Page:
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WASHINGTON – Sen. Richard M. Burr, R-N.C., a reliable friend of business on Capitol Hill and no one’s idea of a bomb thrower, isn’t buying the apocalyptic warnings that a default on U.S. government debt would lead to a global economic cataclysm.

“We always have enough money to pay our debt service,” said Burr, who pointed to a stream of tax revenue flowing into the Treasury as he shrugged off fears of a cascading financial crisis. “You’ve had the federal government out of work for close to two weeks; that’s about $24 billion a month. Every month, you have enough saved in salaries alone that you’re covering three-fifths, four-fifths of the total debt service, about $35 billion a month. That’s manageable for some time.”

As President Obama steps up his declarations about the dire consequences of not raising the debt limit, increasing numbers of congressional Republicans are disputing that forecast, as well as the timing of when the Treasury might run out of money, further complicating the negotiating situation for both Obama and Speaker John A. Boehner, R-Ohio, who must find a way out of the impasse.

Both men were counting on the prospect of a global economic meltdown to help pull restive Republicans into line. On Wall Street, among business leaders and in a vast majority of university economics departments, the threat of significant instability resulting from a debt default is not in question. The problem is that a lot of Republicans simply do not believe it.

A surprisingly broad section of the Republican Party is convinced that a threat once taken as economic fact may not exist – or at least may not be so serious. Some question the Treasury’s drop-dead deadline of Oct. 17. Some government services might have to be curtailed, they concede.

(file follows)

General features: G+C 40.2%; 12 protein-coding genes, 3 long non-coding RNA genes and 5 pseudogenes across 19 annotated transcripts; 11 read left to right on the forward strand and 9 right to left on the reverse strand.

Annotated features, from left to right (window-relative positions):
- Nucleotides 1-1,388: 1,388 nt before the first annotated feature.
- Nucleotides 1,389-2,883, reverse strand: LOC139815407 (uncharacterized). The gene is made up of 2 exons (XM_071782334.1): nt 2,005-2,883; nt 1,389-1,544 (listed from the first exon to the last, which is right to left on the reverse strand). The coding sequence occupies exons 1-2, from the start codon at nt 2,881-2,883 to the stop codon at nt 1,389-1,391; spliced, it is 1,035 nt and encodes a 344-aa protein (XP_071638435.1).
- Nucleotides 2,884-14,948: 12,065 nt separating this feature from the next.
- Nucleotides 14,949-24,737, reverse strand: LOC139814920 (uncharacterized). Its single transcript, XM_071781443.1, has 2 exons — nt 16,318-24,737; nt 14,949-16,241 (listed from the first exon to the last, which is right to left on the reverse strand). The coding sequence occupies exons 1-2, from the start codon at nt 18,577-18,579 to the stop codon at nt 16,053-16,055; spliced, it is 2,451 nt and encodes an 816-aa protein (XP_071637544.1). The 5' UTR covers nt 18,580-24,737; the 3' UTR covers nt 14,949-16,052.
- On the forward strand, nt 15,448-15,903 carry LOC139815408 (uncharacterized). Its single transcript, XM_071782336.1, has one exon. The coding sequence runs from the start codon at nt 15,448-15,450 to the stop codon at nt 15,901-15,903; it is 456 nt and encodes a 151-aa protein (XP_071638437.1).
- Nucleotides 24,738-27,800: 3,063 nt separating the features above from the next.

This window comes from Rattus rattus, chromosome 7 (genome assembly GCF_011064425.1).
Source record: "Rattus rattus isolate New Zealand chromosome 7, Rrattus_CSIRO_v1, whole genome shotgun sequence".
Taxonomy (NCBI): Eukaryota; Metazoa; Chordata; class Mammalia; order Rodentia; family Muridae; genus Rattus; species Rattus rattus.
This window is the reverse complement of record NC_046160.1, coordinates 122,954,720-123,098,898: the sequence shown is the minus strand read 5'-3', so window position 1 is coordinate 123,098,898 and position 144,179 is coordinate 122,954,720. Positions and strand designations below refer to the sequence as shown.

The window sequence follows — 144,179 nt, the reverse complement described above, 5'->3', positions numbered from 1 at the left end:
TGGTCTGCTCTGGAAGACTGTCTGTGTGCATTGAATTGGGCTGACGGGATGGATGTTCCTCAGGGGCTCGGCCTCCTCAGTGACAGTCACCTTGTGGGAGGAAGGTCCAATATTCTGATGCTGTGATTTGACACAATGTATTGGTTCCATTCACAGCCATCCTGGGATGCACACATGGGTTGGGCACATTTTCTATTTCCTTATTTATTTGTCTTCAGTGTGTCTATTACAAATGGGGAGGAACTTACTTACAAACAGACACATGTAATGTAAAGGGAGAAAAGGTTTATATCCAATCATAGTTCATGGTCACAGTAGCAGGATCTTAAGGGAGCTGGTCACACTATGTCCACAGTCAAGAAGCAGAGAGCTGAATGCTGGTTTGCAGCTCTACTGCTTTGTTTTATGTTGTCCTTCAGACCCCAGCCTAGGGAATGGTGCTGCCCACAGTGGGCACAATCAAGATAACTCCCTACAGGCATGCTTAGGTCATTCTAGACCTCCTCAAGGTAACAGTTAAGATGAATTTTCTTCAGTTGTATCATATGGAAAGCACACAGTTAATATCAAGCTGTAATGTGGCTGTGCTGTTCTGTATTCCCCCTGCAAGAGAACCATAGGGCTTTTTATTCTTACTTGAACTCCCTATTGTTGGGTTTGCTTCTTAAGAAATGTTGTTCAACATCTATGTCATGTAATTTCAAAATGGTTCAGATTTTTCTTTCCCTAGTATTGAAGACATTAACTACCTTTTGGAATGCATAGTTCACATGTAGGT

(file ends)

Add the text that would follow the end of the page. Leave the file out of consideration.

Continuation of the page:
“But I think the real date, candidly, the date that’s highly problematic for our nation, is Nov. 1,” said Sen. Bob Corker, R-Tenn.

Others say there is no deadline at all – that daily tax receipts would be more than enough to pay off Treasury bonds as they come due.

“It really is irresponsible of the president to try to scare the markets,” said Sen. Rand Paul, R-Ky. “If you don’t raise your debt ceiling, all you’re saying is, ‘We’re going to be balancing our budget.’ So if you put it in those terms, all these scary terms of, ‘Oh, my goodness, the world’s going to end’ – if we balance the budget, the world’s going to end? Why don’t we spend what comes in?”

“If you propose it that way,” he said of not raising the debt limit, “the American public will say that sounds like a pretty reasonable idea.”

In a news conference, Obama said repeatedly that those who doubted the repercussions of a default were making a huge mistake.

“When I hear people trying to downplay the consequences of that, I think that’s really irresponsible, and I’m happy to talk to any of them individually and walk them through exactly why it’s irresponsible,” he said. “And it’s particularly funny coming from Republicans who claim to be champions of business. There’s no business person out here who thinks this wouldn’t be a big deal, not one.”

The turmoil created by the partial shutdown of the federal government has already sent investors fleeing from stocks to the safe harbor of Treasury bonds, long considered the safest investment on earth because the full faith and credit of the U.S. government has never been questioned. If that safe harbor is undermined, most economists have said loudly and repeatedly, the impact could be catastrophic.

The U.S. Chamber of Commerce and the National Association of Manufacturers, both bastions of Republican support, sent letters to Congress on Tuesday urging action on the debt ceiling.

“Our nation has never defaulted in the past, and failing to raise the debt limit in a timely fashion will seriously disrupt our fragile economy and have a ripple effect throughout the world,” wrote Jay Timmons, the president of the manufacturers’ group.

Some Republicans trust such warnings. “Unlike some of my colleagues, I’ve been told by too many people in the financial business that there will be reactions in the market,” said Sen. John McCain, R-Ariz. “Of course, I’m worried.”

But the voices of denial are loud and persistent, with some Republicans saying that the fallout from the continuing shutdown and the automatic, across-the-board budget cuts known as sequestration has been less severe than predicted.

Paul acknowledged that some economists disagreed with him but said that others agreed.

To Rep. Paul C. Broun Jr., R-Ga., and a candidate for the Senate, it is a question of ranking the evils.

“There are a lot of things that are going to affect our economy,” he said. “The greatest threat right now is ‘Obamacare.’ It’s already destroyed jobs, it’s already destroyed our economy, and if it stays in place as it is now, it’s going to destroy America.”